Mexican Lap Game- “Los maderos de San Juan”

The informant is a 47-year old accountant working in California, originally from Michoacán, Mexico. She lived a modest life as a young adult, having to take care of her family at a very young age while still finding success in management. She then moved to the United States with her husband to raise their family and now works in accounting. She primarily speaks Spanish with English as a second language.  He shall be referred to as MB.

“Los maderos de San Juan piden pan, no les dan, piden queso, les dan hueso, ye se sientan a llorar en la puerta del zaguán!”

“The workers of San Juan beg bread, no them give, beg cheese, them give bone, and they sit to cry in the door of hallway!”

“The wood workers of San Juan beg for bread, they don’t give it to them, they beg for cheese, they give them bones, and they sit to cry in the door of the hallway!”

This is probably the most socially important of the child games that MB explained (for other Mexican child games, see the “aquí va un gusanito” and “Pon pon pata” entries in my collection). This one isn’t played until the child is about one year old. The child is seated on the lap facing the adult, and the adult places both hands to support the child’s back. The parent then slowly rocks the child back and forth (back on “San,” forward on “Juan,” back on “piden,” forward on “pan,” etc.). When they reach “en la puerta,” the adult begins tickling the child around the neck, much to the laughing delight of the child.

Notably, this is a very dark game, as it concerns poor workers who don’t have enough to eat. However, the game itself is very enjoyable for both the adult and the child. As MB explained, this game is usually played by members of the lower class who might have to deal with the reality of food shortage now and then. She compared it to slaves singing spirituals: Singing songs about your misfortunes often helps you deal with them, in the case of the parents. Turning their troubles into a silly game helps them deal with their lives. At the same time, the child is gaining exposure to the reality of the life they will probably live someday. Children might repeatedly request the game be played, often to the point where the child is barely able to fit on the adult’s lap.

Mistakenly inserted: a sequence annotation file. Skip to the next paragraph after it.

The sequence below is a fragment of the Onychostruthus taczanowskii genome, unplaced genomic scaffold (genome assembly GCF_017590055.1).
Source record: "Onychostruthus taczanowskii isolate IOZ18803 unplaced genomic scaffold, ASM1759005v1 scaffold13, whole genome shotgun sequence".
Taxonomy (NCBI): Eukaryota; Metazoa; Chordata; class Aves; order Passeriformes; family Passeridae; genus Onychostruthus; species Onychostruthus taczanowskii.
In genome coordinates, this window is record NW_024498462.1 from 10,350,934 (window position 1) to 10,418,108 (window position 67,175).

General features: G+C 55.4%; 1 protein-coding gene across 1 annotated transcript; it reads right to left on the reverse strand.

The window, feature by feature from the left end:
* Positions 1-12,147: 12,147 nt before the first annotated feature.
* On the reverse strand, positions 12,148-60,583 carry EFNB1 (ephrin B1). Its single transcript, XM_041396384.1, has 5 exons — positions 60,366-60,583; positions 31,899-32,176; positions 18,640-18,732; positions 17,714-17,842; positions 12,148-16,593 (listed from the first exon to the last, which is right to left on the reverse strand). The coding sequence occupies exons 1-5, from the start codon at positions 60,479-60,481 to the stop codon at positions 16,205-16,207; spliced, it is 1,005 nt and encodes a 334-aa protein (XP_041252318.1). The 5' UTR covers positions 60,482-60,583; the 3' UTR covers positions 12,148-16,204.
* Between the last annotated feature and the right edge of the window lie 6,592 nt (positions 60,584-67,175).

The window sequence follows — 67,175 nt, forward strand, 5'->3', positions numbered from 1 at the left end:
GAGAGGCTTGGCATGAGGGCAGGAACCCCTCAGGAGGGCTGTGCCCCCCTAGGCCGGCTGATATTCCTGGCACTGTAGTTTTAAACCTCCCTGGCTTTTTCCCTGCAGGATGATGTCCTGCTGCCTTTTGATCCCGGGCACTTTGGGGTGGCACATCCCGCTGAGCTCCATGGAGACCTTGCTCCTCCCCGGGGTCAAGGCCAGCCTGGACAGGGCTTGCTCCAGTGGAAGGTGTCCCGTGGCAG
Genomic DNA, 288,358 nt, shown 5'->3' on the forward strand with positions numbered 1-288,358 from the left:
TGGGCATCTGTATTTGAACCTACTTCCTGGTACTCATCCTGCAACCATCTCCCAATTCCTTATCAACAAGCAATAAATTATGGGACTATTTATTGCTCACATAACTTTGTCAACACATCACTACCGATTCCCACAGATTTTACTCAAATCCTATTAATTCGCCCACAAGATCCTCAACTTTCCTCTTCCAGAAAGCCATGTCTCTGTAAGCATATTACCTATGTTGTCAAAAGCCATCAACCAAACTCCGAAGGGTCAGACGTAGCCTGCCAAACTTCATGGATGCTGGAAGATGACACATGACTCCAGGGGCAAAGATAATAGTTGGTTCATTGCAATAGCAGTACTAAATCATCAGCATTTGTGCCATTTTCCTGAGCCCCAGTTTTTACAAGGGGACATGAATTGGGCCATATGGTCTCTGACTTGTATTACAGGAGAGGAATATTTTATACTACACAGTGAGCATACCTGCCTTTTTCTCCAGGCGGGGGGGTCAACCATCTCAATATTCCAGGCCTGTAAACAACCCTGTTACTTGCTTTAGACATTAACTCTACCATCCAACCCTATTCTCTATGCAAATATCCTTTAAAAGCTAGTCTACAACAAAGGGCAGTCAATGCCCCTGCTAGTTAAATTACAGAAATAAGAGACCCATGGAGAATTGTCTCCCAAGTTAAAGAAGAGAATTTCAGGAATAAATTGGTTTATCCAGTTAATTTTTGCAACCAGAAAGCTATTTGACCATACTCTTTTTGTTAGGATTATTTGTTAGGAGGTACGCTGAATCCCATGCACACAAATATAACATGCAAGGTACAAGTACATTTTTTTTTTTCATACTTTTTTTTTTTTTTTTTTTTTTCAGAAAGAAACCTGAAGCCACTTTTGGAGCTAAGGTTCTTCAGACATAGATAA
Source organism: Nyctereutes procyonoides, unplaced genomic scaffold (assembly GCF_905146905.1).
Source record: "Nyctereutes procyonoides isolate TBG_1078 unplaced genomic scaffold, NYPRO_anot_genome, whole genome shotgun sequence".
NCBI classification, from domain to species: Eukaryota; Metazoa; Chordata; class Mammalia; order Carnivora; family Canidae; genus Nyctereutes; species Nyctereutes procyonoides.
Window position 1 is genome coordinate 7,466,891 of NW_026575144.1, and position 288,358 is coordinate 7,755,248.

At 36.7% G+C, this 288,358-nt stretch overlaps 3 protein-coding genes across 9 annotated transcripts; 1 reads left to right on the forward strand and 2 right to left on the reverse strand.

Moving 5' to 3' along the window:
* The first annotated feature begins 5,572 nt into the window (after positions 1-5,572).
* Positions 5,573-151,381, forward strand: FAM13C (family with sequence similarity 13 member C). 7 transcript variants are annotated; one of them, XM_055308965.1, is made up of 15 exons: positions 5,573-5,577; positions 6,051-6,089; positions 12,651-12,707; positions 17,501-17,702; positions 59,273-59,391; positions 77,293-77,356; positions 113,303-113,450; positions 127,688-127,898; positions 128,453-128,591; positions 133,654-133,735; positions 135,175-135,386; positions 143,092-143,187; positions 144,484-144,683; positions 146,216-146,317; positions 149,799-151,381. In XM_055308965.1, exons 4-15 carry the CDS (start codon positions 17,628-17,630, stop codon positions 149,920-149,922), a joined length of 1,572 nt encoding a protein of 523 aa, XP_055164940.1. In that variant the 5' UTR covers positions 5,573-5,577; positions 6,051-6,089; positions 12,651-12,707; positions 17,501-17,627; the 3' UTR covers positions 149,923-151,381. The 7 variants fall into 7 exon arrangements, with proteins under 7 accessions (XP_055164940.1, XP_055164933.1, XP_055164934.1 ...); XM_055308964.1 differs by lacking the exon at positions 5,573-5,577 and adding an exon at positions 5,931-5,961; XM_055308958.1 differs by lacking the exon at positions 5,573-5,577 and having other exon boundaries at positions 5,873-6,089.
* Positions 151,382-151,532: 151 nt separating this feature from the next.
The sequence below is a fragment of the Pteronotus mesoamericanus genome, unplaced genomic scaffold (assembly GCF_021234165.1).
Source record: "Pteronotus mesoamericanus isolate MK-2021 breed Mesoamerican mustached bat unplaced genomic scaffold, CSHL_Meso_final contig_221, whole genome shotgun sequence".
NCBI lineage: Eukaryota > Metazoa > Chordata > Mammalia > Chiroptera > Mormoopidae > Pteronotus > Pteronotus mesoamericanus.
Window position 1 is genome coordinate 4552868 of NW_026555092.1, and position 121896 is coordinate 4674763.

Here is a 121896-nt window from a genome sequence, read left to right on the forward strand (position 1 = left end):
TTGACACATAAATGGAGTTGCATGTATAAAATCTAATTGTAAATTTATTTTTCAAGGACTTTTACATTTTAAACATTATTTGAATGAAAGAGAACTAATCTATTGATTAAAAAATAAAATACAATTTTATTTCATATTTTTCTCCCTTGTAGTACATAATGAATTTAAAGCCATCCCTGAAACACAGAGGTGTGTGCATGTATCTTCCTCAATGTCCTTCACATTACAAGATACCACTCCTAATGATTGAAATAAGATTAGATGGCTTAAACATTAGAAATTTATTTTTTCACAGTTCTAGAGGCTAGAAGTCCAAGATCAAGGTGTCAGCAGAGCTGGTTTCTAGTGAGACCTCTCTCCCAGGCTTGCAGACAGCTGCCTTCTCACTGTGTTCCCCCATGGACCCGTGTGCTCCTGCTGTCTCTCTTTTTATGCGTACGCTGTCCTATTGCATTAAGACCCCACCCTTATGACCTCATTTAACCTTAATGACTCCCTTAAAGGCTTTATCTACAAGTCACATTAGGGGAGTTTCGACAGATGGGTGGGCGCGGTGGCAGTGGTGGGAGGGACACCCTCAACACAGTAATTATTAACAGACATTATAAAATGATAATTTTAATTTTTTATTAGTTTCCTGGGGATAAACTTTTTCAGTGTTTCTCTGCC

I completely agree with MB’s analysis: This game seems to serve both a physical and social purpose for children as they reach a certain age. The “maderos” game not only involves the child being physically strong enough to be rocked back and forth, but also demands some social exposure. In a safe environment, the child is introduced to some of the harsh realities of poverty life, but does so in a way that brings joy. This prepares the child to cope with challenges in life that he or she will inevitably face.


Franco, Jean. Introduction to Spanish American Literature. Cambridge UP, 1995. Print

In this book on Spanish-American literature, poet José Asunción Silva includes a variant of the this rhyme (referred to as a nursery rhyme) as part of a longer poem titled “Los maderos de San Juan.” In the context of the poem, it is shared by a grandmother to her grandson as she rocks him on her knees. The poem itself is about remembering the hardship of the past and the continuity of stories.